“We will look carefully at next steps, at what the French government chooses to do, at what French tribunals choose to do,” Trudeau told a news conference.
Canada is dragging its feet. And the source of this delay is the Prime Minister, Justin Trudeau. Why does Trudeau not comply at once with France’s request, instead of suggesting he may not do so, as Canada “considers its next steps”?
The French judges have considered the evidence and announced their verdict. They want Canada to send Hassan Diab back to serve his sentence. There is no ambiguity in their view. Nor is there anything to suggest the French government really doesn’t want Hassan Diab extradited, for fear of possible terrorist attacks by his incensed supporters. .
But, he [Trudeau] added, “we will always be there to stand up for Canadians and their rights.
Really? I would have thought that Canada should “always stand up for justice,” above all else, even if a person convicted of multiple murders abroad happens to be a Canadian citizen. France’s judicial system is not directed by some crackbrain Idi Amin or Muammar Qaddafi; it has no hanging judges like the Iranian judge Khakhali. The French judicial system is fully the equal, in its procedural guarantees, of the system which exists in Canada. How would Trudeau react if France refused to extradite to Canada a French citizen convicted of the murder of Canadians by a Canadian court? Would he be impressed with France “always being there to stand up for the French and their rights”? Or would he be, as we should now be with him, furious?
Diab, speaking to reporters in Ottawa, reacted to the verdict by calling it “Kafkaesque” and “not fair.” “We’d hoped reason would prevail,” he added.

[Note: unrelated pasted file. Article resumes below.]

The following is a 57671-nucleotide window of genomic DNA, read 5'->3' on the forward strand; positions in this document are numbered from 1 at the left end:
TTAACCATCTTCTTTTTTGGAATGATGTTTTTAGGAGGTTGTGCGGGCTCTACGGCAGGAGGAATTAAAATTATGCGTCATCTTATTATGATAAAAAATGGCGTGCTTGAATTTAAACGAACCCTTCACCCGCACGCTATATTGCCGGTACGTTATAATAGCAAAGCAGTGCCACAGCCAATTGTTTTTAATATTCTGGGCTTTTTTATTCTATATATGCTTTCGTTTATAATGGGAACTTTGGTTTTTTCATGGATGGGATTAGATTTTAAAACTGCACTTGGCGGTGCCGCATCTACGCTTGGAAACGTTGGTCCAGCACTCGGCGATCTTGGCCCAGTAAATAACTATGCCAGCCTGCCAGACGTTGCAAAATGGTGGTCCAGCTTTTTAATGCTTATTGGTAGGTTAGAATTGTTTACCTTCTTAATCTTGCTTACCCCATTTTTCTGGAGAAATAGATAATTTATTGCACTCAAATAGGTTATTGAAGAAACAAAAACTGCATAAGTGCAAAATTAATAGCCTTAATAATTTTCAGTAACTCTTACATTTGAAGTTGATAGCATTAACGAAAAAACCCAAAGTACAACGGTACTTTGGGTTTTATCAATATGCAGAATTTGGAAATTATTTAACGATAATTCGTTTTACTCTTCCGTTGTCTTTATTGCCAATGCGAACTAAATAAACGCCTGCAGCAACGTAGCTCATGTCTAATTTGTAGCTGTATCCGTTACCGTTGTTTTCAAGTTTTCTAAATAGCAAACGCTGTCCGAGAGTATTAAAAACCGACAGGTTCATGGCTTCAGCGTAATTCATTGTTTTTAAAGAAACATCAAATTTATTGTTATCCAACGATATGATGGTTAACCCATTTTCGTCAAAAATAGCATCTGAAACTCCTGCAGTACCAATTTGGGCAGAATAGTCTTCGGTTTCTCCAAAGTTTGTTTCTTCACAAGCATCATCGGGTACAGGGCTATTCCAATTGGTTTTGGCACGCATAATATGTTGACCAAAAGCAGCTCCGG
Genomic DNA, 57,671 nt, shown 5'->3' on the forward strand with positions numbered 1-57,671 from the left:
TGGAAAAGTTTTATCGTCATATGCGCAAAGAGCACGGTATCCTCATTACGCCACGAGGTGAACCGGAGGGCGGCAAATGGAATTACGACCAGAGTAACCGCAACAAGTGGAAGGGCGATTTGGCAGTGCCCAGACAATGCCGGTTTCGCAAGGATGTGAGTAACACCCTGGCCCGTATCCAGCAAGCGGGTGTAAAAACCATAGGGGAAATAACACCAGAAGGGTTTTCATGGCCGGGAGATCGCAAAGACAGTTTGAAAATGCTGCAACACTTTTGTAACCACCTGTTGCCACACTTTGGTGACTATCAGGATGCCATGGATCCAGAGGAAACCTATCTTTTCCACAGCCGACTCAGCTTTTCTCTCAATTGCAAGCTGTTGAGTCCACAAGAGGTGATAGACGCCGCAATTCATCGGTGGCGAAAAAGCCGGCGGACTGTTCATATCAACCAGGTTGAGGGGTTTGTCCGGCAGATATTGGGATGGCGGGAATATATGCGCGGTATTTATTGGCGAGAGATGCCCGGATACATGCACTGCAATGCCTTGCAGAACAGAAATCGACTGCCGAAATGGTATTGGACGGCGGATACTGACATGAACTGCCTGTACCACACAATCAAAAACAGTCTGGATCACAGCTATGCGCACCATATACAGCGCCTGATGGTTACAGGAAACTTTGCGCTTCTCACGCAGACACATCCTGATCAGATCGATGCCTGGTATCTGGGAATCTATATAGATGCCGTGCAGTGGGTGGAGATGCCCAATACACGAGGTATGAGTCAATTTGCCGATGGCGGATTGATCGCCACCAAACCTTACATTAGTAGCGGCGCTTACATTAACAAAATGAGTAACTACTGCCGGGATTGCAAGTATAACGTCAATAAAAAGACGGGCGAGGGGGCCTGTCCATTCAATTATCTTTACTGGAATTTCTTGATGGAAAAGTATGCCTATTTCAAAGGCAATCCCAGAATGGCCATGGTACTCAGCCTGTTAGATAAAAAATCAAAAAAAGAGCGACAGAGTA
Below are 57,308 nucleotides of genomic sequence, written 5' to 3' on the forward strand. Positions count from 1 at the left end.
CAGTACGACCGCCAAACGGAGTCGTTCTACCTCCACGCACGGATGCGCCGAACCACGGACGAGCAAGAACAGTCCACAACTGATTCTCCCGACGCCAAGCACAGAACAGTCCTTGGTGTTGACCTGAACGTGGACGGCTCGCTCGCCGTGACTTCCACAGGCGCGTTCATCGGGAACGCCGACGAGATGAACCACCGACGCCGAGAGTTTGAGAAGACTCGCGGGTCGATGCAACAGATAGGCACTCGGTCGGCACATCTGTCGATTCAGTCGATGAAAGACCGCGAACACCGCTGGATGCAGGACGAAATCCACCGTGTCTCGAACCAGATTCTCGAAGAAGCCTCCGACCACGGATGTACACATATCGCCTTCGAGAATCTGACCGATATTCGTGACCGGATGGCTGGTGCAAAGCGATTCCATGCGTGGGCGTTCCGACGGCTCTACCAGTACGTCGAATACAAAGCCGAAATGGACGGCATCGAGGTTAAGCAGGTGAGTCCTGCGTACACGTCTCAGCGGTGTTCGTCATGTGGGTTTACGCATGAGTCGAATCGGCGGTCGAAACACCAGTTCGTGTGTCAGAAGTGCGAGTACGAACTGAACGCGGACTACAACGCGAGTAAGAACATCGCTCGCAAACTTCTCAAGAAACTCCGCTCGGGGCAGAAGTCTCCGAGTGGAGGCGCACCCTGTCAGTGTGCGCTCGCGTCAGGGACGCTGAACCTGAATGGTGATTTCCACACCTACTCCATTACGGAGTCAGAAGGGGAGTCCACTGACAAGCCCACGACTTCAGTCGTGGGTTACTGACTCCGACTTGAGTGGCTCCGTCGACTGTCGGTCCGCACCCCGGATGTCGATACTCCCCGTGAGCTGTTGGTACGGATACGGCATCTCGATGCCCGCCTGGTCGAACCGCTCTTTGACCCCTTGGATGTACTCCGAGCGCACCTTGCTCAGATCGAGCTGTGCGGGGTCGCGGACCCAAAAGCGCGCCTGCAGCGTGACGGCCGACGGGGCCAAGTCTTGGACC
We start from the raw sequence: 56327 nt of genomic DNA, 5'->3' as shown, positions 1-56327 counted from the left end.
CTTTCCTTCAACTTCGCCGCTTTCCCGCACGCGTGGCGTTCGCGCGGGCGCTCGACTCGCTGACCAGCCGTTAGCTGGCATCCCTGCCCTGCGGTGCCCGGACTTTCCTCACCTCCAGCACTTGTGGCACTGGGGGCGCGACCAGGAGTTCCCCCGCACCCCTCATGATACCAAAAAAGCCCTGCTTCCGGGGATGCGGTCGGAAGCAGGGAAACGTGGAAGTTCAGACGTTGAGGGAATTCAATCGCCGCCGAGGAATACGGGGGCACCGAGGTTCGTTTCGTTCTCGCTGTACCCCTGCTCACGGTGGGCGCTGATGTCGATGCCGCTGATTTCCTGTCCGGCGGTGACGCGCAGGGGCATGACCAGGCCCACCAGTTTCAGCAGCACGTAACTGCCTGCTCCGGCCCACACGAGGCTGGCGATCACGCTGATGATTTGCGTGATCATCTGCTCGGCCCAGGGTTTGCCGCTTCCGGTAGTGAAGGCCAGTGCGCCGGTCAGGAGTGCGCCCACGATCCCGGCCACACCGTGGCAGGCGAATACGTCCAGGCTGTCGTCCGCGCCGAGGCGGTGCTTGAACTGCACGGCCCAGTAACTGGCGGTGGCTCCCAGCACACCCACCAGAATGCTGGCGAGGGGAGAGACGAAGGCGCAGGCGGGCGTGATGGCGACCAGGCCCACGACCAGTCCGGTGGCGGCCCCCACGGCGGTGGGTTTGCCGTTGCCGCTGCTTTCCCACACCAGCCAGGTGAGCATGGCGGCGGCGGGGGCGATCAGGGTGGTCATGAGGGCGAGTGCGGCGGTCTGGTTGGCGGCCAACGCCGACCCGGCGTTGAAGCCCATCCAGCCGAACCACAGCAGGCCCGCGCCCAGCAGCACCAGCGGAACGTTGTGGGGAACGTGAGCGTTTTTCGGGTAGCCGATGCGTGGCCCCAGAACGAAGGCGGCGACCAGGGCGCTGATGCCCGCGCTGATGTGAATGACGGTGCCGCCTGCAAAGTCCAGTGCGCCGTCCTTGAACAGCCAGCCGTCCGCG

“Kafkaesque”? “Kafkaesque” refers to the nightmare scenario when someone has been charged with a crime, as in The Trial, but never finds out what he is being charged with. Hassan Diab knows exactly what he has been charged with. He has had years of freedom in Canada, between those requests for his extradition, years when he was able to recruit an army of supporters in the country to pressure Ottawa not to extradite him to France, presenting him as an innocent caught in a web of others’ lies, a sinister conspiracy — quite possibly by “Zionists” — working to frame the “innocent” Hasan Diab?
Diab has urged Trudeau to honor his past statement about the case, which appeared to pour cold water on ever sending Diab back to France. Why did Trudeau ever make such a remark, seeming to promise that he would not extradite Hassan Diab a second time, not because Diab was innocent, but only because the first extradition proceeding took so long? The fault should be attributed not to France, but to Canada, that repeatedly delayed that extradition. Trudeau is giving signs of hesitation; in fact, it sounds as if he plans not to extradite Diab, only because the man who murdered four people and wounded 46 in the rue Copernic attack has “suffered enough” by having been pursued by French justice for 15 years, since 2008.
Trudeau welcomed France’s release of Diab in January 2018, telling reporters in June of that year: “I think for Hassan Diab we have to recognize first of all that what happened to him never should have happened.”
He also ordered a review of Canada’s extradition law to “make sure that it never happens again.”
What terrible thing happened to Hassan Diab? Lots of people from lots of countries are extradited all the time, and not all of them are convicted at trial. That doesn’t mean they shouldn’t have been extradited in the first place. It is right and proper that they be tried. Trudeau is a sentimentalist who thinks there is only so much poor Hassan Diab should be made to suffer, after all the vicissitudes and delays (of his own lawyers’ making) in the extradition requests that took Canada so long to process.
Hassan Diab hasn’t “suffered enough.” He hasn’t been serving the life sentence that, by rights, he ought to have started serving many years ago, and would have done, if all the evidence, including the sketch of the bomber, and the passport Diab used in 1980, that was later discovered, had been made available to the first trial court. The people who have “suffered enough” are the four people who can’t speak for themselves, because they are the people whom Hassan Diab murdered on October 4, 1980, on the rue Copernic.